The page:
If you know the sector, athleisure (yoga pants, wicking T-shirts, stuff like that) has been booming for the last decade with little signs of slowing down. She wasn't close, yet, to becoming the next Lululemon or Koral, because, as she puts it, "there was a lack of interest from the public for my business offerings."
She was right. Kinda. But like so many failed Berkshire business owners, she put the blame squarely on "the public."
More precisely, Kimberly failed to connect with her target audience because she didn't consider and prioritize her potential customers' wants and needs.
In any sector, to be successful, your value discipline model must prioritize one of the three areas. You must have:
- Product leadership (think Apple, with product innovation with dominant research and development);
- Operational excellence (think Southwest Airlines, with the lowest-cost price and dominant logistics);
- Or customer intimacy (think Ritz Carlton, with the best customer solutions and dominant CRM use).
Businesses that try to excel at more than one, or don't perform at a minimum of the others, do poorly, or even fail.
Kimberly was smart enough to outsource the operational side to departments that themselves excelled at manufacturing and logistics. She went into the sector, in part, because of the smart demographic research, but also because she took great pride in her craft — funky designs on quality material.
Kimberly's downfall was her certainty that her customers wanted great designs, at any price. Her costs weren't outrageous compared to market leaders, although they were a bit higher because of a lack of economy of scale and use of higher-quality fabrics and stitching. But they were high enough where her price points were comparable to those co-branded by the likes of SoulCycle, Equinox and Peleton, which are more expensive than other options and attract a certain type of shopper.
Her higher price point for her athleisure made it what's called an "aspirational purchase," which is intended to invoke a certain emotion, and promote a certain status. Kimberly failed to recognize what her potential customers really wanted, which is to show that they belonged to a tribe.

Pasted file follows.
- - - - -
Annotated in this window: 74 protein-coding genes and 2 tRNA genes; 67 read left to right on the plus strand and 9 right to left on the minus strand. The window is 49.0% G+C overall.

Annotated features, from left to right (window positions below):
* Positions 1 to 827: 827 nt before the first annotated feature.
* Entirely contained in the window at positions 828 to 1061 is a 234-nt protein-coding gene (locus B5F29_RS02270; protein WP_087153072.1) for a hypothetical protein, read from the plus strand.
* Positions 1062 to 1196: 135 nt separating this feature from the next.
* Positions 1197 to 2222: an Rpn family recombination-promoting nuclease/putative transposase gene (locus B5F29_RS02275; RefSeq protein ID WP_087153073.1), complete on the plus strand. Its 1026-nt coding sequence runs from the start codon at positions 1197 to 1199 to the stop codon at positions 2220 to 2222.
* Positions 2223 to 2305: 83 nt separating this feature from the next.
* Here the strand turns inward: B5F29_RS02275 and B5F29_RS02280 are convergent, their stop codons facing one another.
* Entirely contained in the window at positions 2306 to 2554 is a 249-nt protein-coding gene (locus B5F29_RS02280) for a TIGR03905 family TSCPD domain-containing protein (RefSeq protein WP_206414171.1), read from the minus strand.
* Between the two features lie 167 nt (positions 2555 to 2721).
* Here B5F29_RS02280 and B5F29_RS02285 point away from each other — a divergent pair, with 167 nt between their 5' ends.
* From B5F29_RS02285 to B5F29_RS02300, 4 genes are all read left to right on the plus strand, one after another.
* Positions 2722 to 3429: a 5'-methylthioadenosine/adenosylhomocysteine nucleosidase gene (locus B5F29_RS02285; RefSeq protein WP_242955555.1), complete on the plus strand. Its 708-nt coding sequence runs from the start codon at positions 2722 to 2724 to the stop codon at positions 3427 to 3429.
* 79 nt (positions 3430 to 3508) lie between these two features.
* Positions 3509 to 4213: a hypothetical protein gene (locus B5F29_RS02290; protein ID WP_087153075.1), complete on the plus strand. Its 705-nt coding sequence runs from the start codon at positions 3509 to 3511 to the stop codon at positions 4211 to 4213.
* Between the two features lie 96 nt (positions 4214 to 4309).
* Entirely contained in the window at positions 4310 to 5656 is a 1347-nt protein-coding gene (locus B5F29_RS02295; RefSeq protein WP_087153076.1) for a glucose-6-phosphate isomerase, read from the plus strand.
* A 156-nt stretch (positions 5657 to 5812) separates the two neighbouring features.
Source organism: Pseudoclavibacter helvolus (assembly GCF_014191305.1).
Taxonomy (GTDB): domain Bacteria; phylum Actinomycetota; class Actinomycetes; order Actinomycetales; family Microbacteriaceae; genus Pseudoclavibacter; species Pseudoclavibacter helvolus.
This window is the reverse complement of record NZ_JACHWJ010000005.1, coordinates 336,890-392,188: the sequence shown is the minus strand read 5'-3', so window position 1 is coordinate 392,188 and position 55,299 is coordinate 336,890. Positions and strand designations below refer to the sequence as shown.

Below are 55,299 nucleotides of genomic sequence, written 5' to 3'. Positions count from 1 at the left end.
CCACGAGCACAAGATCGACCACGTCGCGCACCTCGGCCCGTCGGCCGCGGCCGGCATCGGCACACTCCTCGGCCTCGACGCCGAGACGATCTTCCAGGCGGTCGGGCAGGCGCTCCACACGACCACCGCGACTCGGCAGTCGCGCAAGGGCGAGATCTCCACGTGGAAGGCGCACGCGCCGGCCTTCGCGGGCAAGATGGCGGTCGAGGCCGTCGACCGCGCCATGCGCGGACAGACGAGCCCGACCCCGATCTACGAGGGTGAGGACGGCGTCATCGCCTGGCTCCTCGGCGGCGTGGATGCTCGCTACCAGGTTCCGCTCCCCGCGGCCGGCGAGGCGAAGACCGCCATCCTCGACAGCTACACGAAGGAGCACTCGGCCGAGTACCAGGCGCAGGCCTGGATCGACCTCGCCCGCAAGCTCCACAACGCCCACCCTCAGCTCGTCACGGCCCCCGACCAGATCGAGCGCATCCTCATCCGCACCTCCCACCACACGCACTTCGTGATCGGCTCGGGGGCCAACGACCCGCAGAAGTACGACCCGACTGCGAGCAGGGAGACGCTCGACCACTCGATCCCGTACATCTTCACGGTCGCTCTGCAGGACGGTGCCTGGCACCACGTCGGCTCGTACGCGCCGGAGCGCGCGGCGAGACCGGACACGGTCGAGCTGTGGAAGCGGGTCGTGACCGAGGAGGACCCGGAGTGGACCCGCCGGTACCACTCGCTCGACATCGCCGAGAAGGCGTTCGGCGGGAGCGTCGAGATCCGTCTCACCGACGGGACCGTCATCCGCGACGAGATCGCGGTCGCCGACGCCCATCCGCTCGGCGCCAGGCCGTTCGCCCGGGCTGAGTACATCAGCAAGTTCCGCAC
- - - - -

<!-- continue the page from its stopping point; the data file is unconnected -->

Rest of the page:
I am talking to you now. With peace and love, I'm telling you, this ain't the field of dreams, Cupcake. If you build it, they will not come. It's not the customer's failure to shop with you. It's your failure to connect with the target audience and demonstrate real value.
Of course, you and I can both add to that list of potential reasons for failure, such as being unable to compete against market leaders, or an inability to control expenses. For Kimberly, her boat was lifted by a rising tide, but she stopped paddling, became adrift, and eventually shipwrecked as she drowned in the debt burden of carrying excess inventory and overreaching on vendor commitments.
Ask your best customers why they do business with you. Then ask your most prized prospective clients why they aren't doing business with you. Don't assume that the experience you are offering your customers is the experience your next customer might value the most. If you do make that assumption, you may find that, instead of gaining a competitive advantage, you'll fail. And it will be your fault.
Allen Harris is the author of "Build It, Sell It, Profit — Taking Care of Business Today to Get Top Dollar When You Retire," and the owner Berkshire Money Management in Dalton.